Tag Archives: Publishing

Clickbait Books – A Publisher’s Response

Recently, the ‘Big 5’ publisher Simon & Schuster signed a deal reported to be worth $250,000. So far, no worries. But when the author of their acquisition is a (very loud) mouthpiece for the ‘alt-right’…things start to get a little cloudy. (Note: I’m not going to write names here – they’ll get no online kickbacks from this site!)

I have other work to do today, so here’s a pre-emptive list to cover some important things before we begin.

  1. I have done my homework and dutifully read a number of articles previously written by this mouthpiece.
  2. Yes, I understand what ‘Freedom of Speech’ really means – including the fact that it does not have anything to do with necessity of platform entitlement.
  3. No, I do not condone the censorship of any book.
  4. And yes, I know that publishing is a business that needs to make money to survive.

Okay, good.

What’s the real problem here?

Words are powerful. As publishers, we have a responsibility to all of our readers (current and future), to provide a platform which is diverse and inclusive. In which readers are able to see themselves in a light which is empowering, not degrading.

So why can’t Inspired Quill just sit down and keep our mouths shut? This deal doesn’t affect us, right? We’ll likely never be in the same league as any of the Big 5.

Thank goodness.

If being in their league means taking on a clickbait book in order to be ‘edgy’ and make money, then we want no part in it. Staying quiet in the face of such an issue would be to passively legitimize it – and that’s not going to fly with us any more.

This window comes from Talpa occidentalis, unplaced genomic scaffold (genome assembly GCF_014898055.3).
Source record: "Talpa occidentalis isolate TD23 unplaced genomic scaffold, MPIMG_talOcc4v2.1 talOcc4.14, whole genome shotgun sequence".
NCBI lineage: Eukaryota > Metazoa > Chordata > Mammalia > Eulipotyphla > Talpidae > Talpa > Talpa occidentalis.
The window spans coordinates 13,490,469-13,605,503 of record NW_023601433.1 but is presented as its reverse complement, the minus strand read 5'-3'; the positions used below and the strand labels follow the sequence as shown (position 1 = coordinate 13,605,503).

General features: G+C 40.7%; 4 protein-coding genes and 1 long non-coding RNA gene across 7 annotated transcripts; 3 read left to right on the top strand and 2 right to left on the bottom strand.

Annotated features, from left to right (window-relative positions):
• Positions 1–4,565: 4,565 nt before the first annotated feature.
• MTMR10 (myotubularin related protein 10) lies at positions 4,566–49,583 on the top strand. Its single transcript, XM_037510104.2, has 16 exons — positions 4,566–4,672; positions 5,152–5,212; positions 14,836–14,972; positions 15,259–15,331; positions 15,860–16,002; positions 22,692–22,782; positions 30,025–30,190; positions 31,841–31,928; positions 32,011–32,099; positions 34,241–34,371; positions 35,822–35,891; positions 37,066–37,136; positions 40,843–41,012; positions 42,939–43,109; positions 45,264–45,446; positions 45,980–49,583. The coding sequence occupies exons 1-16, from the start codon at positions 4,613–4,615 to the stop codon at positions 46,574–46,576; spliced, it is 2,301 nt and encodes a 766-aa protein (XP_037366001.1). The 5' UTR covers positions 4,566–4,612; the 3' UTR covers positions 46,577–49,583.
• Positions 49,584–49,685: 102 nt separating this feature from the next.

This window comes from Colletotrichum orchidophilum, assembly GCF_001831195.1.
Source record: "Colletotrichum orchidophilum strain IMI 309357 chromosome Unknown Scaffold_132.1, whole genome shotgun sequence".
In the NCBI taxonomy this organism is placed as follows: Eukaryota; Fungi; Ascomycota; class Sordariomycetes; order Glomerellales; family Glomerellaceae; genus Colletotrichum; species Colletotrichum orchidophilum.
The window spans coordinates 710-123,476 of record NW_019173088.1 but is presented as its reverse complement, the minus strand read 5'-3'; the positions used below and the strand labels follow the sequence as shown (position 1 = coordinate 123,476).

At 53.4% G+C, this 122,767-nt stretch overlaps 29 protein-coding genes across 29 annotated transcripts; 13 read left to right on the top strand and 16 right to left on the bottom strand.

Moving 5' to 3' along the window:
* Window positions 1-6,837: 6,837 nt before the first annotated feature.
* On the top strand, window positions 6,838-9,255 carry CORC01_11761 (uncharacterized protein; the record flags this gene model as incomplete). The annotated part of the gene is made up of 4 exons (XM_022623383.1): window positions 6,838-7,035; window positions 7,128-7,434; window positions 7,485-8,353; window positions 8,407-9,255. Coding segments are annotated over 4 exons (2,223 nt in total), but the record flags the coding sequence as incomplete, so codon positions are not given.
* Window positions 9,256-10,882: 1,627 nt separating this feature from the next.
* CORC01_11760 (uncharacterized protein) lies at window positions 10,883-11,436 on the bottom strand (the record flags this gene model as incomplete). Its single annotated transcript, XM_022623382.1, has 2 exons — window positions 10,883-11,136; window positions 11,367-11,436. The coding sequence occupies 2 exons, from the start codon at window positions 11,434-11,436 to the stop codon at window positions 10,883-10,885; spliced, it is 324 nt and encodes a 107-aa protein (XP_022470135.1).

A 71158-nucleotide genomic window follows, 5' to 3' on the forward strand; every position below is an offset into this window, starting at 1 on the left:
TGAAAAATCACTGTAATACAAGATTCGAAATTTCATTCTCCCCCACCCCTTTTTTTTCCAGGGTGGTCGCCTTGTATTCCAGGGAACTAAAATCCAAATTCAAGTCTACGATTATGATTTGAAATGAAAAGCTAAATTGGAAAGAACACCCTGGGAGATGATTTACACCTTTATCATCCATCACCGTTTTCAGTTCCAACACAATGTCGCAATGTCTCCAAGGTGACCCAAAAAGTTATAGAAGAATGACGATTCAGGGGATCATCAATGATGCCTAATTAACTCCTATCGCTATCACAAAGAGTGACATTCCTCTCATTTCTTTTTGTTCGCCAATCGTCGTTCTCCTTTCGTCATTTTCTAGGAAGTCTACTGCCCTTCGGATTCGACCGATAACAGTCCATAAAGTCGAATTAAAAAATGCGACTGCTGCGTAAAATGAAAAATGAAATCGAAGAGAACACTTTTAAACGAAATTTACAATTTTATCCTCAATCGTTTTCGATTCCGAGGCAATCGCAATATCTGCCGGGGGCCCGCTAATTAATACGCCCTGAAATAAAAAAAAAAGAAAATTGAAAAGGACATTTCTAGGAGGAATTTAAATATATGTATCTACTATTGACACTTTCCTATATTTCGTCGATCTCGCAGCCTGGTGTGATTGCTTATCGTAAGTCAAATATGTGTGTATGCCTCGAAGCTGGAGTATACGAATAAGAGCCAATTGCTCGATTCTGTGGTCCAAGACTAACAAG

To clarify, we’re not upset at the fact the book is going to be available for the public to read – heck, unflinching optimists might even say that it might pull a handful of people into realistic dialogue (I know, I know). We’re the last ones to suggest that any book should be ‘banned’.

The issue we take with the likes of the aforementioned book is that Simon & Schuster are actively legitimizing and normalizing behaviour and ideas that are damaging to the well-being of many different groups. They’re making money from clickbait negativity.

“Hey guys! Antagonise people for kicks, denigrate numerous already-marginalised groups to whom you have a greater privilege*, and we’ll plaster your face in every bookshop window in the country! And we’ll protect you with ‘Freedom of Speech’ clauses! Sound good? Your advance is on its way.”

“A rising tide lifts all boats.”

You don’t need to tear others down, and make them inferior, in order to rise up. In reality, there is no ‘bigger piece of the pie’ – there’s enough pie for everyone. Coming from a place of fear is the easy option. And for a company with as much clout as Simon & Schuster to swoop in and capitalize on that fear is, quite frankly, disgusting.

Being negative or silent is the ’safe’ approach. So we won’t be. Our tagline is ‘Positive Publishing’ – not because our books are schmaltzy tales with sweet endings where the protagonists ride off into the sunset – but because we wholeheartedly believe that every single one of them adds value or enrichment, however small, to whomever reads it.

Anyone in this industry will tell you that remaining optimistic is pretty exhausting. I’ll readily volunteer that during the six years I’ve been running Inspired Quill, there have been more than a few struggles and moments where I just sit back and ask myself ‘what’s the point’?

Then I remember the importance of books. The potency of their words and how they have the ability to make people realize that they are not alone. Their ability to lift people up and to create a dialogue amongst two strangers that – before reading about the inclusivity of the other in a book they’d taken to heart – may have looked at one another with suspicious glances.

Books are cultural artefacts. They give us ideas of what’s possible in the world, and they’re a very powerful tool for learning about self-identity (especially for youngsters).

A positive outcome